The book then switches out of Phil's explanation to point out that Phil could be wrong, but that it might be possible that disbelief and rejection of magic might be what forced magic into dormancy. However, Nega-Psychics are seemingly rare and the idea that they might be able to either somehow channel their power through others or cause major effects as a group doesn't have any known basis. Plato, the dragon leader of Lazlo, claims that magic is just cyclical and that the timing was just conicidence. However, Phil and others that listen to him worry that the Coalition's efforts may one day undo the return of magic.

... except the problem with this explanation or retcon is we know the cause of why the magic faded away in Rifts' past, as it's been laid out fairly clearly. Or rather, you know if you remember Rifts World Book Two: Atlantis, which explained that the Atlanteans created a ritual that damaged Earth's magical structure and resulted in magic fading away. So it doesn't seem that Phil has the cause of the issue right.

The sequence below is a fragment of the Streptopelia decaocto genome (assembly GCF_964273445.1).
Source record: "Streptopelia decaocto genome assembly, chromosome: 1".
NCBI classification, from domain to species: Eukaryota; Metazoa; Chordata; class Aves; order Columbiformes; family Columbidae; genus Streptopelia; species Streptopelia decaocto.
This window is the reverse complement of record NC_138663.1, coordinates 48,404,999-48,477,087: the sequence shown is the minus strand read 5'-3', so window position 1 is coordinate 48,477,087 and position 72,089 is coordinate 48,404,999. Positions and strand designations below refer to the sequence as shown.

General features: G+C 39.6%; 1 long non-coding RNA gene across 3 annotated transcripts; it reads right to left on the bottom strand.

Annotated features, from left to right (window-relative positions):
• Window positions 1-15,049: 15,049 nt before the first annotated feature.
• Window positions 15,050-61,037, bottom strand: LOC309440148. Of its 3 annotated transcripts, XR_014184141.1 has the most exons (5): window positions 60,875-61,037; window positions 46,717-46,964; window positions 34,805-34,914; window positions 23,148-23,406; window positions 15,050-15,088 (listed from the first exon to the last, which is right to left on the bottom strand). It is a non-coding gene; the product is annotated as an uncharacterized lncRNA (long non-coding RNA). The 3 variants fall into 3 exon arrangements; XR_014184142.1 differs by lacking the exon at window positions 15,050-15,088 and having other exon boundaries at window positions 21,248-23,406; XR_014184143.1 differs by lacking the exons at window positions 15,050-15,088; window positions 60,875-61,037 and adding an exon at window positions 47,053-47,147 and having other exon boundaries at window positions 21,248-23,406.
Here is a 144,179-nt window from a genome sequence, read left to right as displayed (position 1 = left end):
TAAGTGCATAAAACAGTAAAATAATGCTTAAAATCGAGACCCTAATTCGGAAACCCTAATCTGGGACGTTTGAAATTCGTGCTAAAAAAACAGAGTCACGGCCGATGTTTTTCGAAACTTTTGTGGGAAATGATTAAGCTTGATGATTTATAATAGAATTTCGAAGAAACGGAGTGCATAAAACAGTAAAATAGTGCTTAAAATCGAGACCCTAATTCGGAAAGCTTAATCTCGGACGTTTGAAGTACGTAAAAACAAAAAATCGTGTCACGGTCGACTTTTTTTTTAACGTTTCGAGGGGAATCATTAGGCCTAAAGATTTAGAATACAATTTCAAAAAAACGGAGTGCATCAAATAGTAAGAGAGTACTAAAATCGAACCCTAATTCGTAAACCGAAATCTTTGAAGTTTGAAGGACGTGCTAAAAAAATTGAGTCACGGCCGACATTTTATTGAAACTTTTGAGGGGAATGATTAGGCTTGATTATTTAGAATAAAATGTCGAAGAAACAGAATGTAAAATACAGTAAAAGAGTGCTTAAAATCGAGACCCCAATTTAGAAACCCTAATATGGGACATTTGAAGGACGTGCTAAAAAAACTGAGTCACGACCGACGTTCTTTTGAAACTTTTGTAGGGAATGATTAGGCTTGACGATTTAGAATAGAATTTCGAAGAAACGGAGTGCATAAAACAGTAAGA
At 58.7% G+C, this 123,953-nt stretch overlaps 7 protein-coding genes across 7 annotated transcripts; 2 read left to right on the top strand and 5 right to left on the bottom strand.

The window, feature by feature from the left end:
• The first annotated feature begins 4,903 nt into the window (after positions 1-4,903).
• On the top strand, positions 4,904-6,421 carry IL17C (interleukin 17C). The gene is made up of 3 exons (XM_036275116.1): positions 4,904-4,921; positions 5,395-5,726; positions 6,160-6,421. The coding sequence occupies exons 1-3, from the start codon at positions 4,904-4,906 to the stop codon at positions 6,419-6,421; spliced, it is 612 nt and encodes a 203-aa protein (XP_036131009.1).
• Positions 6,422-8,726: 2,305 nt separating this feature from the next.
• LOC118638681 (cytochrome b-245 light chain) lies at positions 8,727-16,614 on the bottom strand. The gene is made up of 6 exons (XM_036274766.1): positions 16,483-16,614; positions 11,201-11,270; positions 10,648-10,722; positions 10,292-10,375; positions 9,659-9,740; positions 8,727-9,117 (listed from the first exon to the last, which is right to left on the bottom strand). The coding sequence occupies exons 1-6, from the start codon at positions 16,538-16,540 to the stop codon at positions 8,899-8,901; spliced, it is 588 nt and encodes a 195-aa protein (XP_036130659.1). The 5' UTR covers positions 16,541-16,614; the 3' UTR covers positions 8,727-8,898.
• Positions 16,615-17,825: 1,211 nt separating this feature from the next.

Culturewatch: Using the Ghost Dance as an example of shit that really should have worked feels like it's in exceedingly poor taste, IMO, rather than a just a desperate symptom of tragedy. Also the whole disbelief theory isn't really referenced again, which is fine with me because we don't need this going the way of Changeling: the Dreaming or Mage: the Ascension.

Next: A round peg in a square hole.

"And while the white scholars ponder the reappearance of dinosaurs in Georgia's swamps and the Western Plains, the Native Americans know the answers to how and why."

posted by Alien Rope Burn Original SA post

Rifts World Book 15: Spirit West, Part 3: "And while the white scholars ponder the reappearance of dinosaurs in Georgia's swamps and the Western Plains, the Native Americans know the answers to how and why."

They come out of Spirit Caves, not Rifts, totally different things?

"Finally, I can work on my moontan."

The World Around Man